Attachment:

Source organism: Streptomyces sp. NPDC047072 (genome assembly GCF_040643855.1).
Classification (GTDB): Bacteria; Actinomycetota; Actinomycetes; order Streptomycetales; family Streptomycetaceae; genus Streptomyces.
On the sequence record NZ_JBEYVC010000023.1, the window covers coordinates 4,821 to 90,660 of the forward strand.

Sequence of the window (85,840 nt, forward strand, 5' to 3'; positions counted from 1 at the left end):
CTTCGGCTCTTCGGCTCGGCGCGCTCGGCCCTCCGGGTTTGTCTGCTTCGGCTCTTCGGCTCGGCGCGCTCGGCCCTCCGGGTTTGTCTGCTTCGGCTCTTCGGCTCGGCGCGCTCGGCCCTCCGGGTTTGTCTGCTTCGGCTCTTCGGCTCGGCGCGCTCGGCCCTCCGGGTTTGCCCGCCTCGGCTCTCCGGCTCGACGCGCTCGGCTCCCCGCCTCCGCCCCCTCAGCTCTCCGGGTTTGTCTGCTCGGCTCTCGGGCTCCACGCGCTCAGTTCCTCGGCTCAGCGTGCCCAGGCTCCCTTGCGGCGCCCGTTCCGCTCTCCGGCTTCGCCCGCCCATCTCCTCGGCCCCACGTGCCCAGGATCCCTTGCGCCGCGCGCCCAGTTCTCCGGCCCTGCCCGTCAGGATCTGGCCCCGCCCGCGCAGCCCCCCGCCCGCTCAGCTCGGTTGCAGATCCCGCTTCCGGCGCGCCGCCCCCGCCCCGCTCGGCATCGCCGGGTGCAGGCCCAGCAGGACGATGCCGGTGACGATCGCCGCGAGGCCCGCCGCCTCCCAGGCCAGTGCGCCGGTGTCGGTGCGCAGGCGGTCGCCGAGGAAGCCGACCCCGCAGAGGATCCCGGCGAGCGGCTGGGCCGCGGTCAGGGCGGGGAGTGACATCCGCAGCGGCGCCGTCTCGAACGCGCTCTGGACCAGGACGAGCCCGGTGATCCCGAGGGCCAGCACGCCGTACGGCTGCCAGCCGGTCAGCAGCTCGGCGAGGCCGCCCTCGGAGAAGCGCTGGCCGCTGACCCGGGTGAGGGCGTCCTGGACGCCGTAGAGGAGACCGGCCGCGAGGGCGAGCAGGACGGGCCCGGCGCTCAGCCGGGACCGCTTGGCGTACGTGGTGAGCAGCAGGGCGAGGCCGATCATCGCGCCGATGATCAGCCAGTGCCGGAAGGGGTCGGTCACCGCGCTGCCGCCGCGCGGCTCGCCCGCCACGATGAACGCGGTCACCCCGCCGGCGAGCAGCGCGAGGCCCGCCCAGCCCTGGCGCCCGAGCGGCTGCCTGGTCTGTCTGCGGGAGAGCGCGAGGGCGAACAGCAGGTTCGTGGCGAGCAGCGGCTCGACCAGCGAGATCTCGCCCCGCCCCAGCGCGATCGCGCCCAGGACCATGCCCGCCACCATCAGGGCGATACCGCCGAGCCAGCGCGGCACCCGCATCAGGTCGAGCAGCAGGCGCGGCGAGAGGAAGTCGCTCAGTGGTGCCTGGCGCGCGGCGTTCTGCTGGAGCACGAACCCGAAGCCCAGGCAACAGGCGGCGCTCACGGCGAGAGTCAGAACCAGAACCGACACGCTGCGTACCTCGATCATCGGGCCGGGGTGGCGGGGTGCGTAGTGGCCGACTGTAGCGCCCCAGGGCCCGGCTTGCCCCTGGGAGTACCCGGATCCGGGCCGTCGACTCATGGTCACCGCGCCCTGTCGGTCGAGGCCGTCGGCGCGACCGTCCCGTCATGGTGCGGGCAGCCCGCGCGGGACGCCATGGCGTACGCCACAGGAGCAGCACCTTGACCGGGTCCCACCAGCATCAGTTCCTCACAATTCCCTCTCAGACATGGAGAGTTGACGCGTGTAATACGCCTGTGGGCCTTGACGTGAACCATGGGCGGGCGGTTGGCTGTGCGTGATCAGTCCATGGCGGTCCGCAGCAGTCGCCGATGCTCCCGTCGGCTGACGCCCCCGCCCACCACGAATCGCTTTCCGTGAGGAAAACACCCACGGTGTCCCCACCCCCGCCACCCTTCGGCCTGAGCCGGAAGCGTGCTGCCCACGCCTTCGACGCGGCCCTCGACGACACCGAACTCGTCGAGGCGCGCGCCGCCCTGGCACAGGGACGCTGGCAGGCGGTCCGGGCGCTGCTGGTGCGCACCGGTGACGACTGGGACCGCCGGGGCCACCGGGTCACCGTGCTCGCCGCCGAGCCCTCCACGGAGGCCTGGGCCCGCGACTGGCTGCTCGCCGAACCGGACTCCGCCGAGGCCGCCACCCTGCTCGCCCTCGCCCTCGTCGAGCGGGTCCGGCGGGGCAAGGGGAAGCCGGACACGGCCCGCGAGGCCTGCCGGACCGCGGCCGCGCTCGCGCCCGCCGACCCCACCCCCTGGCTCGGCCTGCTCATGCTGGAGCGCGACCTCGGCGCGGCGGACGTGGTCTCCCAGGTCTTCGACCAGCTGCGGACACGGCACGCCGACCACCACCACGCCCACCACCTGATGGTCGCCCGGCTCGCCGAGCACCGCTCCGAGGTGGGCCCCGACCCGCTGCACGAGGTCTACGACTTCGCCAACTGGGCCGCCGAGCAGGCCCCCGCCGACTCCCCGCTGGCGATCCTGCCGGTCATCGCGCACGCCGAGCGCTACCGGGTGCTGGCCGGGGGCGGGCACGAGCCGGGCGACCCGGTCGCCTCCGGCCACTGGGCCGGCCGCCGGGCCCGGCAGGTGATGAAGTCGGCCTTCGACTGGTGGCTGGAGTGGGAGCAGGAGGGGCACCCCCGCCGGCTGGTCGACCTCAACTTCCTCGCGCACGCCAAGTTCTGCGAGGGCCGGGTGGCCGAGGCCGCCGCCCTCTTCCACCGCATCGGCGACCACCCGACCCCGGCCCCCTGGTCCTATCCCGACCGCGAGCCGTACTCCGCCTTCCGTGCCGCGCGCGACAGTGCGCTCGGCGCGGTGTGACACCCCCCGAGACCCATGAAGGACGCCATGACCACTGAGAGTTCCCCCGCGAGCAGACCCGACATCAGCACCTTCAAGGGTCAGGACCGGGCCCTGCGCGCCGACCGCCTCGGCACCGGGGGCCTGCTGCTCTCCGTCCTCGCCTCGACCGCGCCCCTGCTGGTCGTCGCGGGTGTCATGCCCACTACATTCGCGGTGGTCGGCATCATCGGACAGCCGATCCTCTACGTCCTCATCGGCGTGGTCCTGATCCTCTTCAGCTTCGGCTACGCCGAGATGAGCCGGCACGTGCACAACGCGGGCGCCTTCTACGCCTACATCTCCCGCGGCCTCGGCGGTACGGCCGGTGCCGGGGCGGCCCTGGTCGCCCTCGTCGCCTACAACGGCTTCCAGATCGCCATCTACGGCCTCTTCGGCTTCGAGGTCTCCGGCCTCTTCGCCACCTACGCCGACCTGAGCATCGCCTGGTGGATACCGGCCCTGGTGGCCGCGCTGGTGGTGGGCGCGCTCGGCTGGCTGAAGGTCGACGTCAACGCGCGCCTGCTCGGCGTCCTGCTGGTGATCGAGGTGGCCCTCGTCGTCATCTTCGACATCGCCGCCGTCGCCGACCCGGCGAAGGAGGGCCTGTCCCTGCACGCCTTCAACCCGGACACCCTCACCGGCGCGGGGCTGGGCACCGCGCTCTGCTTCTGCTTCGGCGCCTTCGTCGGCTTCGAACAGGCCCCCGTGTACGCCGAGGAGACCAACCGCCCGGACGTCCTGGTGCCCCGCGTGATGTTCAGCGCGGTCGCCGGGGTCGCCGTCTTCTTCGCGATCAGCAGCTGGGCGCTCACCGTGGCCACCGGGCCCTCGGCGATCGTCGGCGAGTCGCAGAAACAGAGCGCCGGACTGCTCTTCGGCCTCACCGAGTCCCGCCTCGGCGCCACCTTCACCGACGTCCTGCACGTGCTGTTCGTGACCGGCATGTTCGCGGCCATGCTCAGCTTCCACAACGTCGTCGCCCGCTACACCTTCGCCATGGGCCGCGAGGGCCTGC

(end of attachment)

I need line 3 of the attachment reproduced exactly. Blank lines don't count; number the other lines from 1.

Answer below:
On the sequence record NZ_JBEYVC010000023.1, the window covers coordinates 4,821 to 90,660 of the forward strand.